Jennifer Davila grew up in Bluff, a town of roughly 250 people in southern San Juan County and site of the July 2016 public meeting in which former Interior Secretary Sally Jewell heard passionate arguments from both sides of the monument debate. Davila returned after college to help run Wild Rivers Expeditions with her father, Charlie DeLorme, the county’s former economic development director (read his story here). After the family sold the company to Jared Berrett of Blanding-based Four Corners Adventures, Davila saw an opportunity to start a boutique hotel in Bluff. In 2013, she and her husband opened La Posada Pintada, an 11-room bed and breakfast that quickly became a favorite base from which European visitors could explore the national parks and monuments in the area.
Davila is a strong supporter of Bears Ears National Monument because she sees the potential for her community to capitalize on its promise before outside companies descend on the county to reap the benefits of the monument designation.
“A lot of us in Bluff have been supportive of the monument from the beginning in hopes that we can ‘get in on it,’” Davila says. “We want to be in on the ground floor and develop that monument into something we can all be proud of instead of something that we all end up hating.”
Getting locals who oppose the monument to participate in developing its management plan will be difficult, especially in the wake of Interior Secretary Ryan Zinke’s visit to Utah earlier this month, which has raised hopes among some opponents that he may recommend rescinding Bears Ears. But Korenblat says that serving on the Local Advisory Committee outlined in the monument proclamation could be a powerful vehicle for local control—something nearly all monument opponents say they want, and fervently believe they were denied when the monument was declared.
“If they really don’t want people there, they have an opportunity through the management plan of the monument to limit or go for low user days in every category,” Korenblat says. “There’s lots of ways that communities can take charge of public land without owning it.”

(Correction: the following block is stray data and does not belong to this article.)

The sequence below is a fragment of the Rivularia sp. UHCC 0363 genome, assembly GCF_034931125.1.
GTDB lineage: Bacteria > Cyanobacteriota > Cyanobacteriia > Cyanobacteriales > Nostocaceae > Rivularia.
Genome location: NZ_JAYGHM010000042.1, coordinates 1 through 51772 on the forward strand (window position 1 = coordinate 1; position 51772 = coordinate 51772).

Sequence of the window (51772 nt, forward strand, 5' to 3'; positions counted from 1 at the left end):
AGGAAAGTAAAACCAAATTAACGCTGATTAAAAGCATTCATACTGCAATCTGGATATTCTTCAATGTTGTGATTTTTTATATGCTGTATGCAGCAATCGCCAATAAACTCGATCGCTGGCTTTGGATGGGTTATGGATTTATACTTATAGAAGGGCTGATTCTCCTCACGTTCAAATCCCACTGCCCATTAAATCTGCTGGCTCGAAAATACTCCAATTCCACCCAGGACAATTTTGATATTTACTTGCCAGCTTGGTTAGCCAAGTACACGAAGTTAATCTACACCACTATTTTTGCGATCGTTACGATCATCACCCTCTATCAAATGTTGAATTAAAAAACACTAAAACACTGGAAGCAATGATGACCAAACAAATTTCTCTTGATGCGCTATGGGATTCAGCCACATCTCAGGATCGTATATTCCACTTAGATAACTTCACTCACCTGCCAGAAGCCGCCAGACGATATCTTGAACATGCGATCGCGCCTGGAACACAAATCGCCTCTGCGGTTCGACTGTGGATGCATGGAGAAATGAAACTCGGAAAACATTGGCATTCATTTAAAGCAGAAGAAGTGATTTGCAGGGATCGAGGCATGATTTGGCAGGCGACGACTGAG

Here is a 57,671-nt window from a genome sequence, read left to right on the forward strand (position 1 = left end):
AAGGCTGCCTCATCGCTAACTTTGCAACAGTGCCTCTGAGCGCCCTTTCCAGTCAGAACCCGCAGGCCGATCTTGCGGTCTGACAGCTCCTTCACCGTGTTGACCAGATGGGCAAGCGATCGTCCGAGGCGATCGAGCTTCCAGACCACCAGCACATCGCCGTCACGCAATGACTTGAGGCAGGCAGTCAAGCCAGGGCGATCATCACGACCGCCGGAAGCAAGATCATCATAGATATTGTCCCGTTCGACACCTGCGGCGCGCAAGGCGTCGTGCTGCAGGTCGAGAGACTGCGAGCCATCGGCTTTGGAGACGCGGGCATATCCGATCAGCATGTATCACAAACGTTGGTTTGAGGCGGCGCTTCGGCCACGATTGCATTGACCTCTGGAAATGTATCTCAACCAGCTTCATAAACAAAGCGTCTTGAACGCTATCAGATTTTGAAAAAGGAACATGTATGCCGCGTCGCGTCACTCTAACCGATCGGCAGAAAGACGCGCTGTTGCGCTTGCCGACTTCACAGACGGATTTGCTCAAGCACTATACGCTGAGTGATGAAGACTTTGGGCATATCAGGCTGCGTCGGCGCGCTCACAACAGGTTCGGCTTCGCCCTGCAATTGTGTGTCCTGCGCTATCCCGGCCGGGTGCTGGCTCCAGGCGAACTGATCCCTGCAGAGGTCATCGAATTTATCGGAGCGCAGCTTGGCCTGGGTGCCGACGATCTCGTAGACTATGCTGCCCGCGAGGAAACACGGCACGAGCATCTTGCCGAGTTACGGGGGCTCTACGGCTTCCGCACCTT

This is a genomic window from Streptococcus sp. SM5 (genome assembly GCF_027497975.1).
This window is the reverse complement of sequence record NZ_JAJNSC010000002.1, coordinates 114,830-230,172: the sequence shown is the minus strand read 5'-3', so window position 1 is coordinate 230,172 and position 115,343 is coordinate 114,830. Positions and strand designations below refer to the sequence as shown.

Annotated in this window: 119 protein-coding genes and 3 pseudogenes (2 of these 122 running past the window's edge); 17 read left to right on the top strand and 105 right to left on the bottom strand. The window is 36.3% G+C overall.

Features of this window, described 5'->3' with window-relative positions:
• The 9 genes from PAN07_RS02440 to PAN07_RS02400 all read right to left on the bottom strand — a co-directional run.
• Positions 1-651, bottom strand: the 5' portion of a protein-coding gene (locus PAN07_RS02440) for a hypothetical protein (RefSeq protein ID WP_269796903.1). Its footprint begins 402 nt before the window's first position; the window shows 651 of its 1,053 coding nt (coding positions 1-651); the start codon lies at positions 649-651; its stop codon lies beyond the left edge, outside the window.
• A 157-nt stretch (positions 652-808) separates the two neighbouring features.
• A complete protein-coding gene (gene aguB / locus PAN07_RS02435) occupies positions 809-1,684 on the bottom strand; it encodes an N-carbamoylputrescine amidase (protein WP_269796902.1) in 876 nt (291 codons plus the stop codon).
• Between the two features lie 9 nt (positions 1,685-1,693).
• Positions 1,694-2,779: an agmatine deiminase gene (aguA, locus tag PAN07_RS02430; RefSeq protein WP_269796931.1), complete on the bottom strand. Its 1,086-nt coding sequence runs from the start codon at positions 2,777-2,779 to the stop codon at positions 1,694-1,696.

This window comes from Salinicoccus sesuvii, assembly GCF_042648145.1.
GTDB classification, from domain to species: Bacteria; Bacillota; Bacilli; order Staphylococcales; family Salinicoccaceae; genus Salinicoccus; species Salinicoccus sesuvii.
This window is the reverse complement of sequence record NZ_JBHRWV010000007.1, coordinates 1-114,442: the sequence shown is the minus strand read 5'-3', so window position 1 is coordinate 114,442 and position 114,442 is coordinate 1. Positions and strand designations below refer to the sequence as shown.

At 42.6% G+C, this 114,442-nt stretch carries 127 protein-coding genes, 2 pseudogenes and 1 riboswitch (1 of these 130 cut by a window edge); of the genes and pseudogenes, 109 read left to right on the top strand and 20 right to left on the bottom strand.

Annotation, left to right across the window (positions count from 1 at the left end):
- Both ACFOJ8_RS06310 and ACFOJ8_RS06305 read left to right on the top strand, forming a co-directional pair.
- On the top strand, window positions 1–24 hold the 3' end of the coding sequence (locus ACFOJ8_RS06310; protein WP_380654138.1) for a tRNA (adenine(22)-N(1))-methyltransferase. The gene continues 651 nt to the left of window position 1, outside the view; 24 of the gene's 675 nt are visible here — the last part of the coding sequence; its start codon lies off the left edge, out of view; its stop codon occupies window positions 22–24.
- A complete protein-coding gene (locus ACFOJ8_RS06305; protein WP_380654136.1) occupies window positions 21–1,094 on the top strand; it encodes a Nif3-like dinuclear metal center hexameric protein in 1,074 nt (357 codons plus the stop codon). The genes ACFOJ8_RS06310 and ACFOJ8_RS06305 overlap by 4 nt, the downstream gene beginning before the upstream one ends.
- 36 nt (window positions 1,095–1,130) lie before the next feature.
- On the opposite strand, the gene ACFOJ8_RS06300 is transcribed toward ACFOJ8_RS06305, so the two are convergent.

Too often, conversations about tourism and economic development overlook or exclude Native voices. But there are efforts underway to support and grow Native-led businesses and empower traditional artists to market and sell their work in strategic and culturally appropriate ways.
Utah Diné Bikéyah, the Native-led group whose years of work documenting the cultural resources in Bears Ears laid the foundation for the Bears Ears National Monument proposal, recently received a $400,00 grant from ArtPlace America. The grant will “support community dialogues around a future not dependent on extractive resource development, that is instead driven by local sustainable economic solutions and the strengths of the diverse Native American Tribes who live or share ancestry to San Juan County.”
Gavin Noyes, Utah Diné Bikéyah’s executive director, says the ArtPlace grant is a “really great way to put something behind our talk of economic development,” particularly as it relates to opportunities for economic growth tied to the monument. By placing arts and culture at the heart of its “Traditional Arts of Bears Ears” proposal, Utah Diné Bikéyah seeks to celebrate Native contributions to the county’s cultural heritage, as well as to empower local artisans to build sustainable businesses that allow them to support themselves and provide a model for other county residents to seek opportunities beyond the oil fields.